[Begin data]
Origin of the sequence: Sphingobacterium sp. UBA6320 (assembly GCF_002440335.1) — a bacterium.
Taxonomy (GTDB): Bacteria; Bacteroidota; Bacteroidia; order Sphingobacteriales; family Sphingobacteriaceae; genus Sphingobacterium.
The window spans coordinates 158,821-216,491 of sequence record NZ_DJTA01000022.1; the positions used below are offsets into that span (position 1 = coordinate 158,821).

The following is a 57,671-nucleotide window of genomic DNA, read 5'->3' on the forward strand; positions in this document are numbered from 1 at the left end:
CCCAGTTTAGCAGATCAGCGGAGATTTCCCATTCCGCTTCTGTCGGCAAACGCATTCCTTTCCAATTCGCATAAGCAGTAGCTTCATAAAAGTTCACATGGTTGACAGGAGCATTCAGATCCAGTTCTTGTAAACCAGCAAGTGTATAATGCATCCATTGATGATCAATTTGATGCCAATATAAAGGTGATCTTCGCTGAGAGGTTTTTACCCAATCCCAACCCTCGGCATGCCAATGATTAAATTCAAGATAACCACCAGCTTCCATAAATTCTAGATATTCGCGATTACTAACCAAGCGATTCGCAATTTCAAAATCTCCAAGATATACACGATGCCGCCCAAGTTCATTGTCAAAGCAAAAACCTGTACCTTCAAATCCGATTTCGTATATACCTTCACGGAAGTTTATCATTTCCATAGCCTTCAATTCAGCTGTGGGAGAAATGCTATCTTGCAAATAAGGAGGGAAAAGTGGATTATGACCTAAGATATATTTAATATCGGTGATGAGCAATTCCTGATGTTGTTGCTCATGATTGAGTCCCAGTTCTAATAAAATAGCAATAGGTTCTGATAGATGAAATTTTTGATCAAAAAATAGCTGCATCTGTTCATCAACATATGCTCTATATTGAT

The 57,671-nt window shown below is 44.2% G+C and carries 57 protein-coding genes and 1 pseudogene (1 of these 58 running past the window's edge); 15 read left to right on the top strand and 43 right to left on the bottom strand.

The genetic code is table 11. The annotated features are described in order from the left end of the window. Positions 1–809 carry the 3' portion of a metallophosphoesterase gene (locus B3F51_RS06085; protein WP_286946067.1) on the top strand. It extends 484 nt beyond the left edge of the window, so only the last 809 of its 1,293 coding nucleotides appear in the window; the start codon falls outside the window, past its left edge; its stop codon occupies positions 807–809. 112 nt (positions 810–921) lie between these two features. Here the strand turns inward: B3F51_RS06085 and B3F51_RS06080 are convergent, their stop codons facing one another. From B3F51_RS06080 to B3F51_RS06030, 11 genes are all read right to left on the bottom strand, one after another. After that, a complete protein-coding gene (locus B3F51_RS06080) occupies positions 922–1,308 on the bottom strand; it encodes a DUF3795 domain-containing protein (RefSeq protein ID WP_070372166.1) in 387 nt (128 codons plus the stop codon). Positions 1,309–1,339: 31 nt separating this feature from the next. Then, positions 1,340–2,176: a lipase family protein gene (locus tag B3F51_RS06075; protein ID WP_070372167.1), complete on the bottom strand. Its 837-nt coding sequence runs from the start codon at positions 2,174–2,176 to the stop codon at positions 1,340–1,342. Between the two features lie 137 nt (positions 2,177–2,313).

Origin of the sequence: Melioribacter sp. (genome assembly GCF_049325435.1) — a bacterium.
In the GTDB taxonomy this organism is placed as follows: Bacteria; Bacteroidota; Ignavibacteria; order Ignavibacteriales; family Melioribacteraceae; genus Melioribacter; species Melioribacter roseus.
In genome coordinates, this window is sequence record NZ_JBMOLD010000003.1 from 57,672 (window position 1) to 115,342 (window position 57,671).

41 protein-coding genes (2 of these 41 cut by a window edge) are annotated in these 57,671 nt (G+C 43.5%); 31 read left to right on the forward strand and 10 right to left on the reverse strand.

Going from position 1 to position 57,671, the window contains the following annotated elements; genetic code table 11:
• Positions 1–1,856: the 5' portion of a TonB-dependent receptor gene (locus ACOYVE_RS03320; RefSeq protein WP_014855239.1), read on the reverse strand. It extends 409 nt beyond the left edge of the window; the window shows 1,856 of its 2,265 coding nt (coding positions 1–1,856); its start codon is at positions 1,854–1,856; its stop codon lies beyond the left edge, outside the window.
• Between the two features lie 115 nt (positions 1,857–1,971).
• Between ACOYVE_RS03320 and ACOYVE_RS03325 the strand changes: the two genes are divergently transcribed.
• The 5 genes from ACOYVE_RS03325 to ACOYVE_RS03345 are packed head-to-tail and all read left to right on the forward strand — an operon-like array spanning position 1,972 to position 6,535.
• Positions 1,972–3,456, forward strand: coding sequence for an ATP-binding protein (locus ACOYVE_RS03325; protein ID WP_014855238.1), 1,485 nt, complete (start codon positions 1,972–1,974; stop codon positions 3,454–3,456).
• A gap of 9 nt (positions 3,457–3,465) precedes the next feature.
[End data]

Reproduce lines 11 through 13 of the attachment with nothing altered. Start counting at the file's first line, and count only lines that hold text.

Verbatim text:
41 protein-coding genes (2 of these 41 cut by a window edge) are annotated in these 57,671 nt (G+C 43.5%); 31 read left to right on the forward strand and 10 right to left on the reverse strand.

Going from position 1 to position 57,671, the window contains the following annotated elements; genetic code table 11:
• Positions 1–1,856: the 5' portion of a TonB-dependent receptor gene (locus ACOYVE_RS03320; RefSeq protein WP_014855239.1), read on the reverse strand. It extends 409 nt beyond the left edge of the window; the window shows 1,856 of its 2,265 coding nt (coding positions 1–1,856); its start codon is at positions 1,854–1,856; its stop codon lies beyond the left edge, outside the window.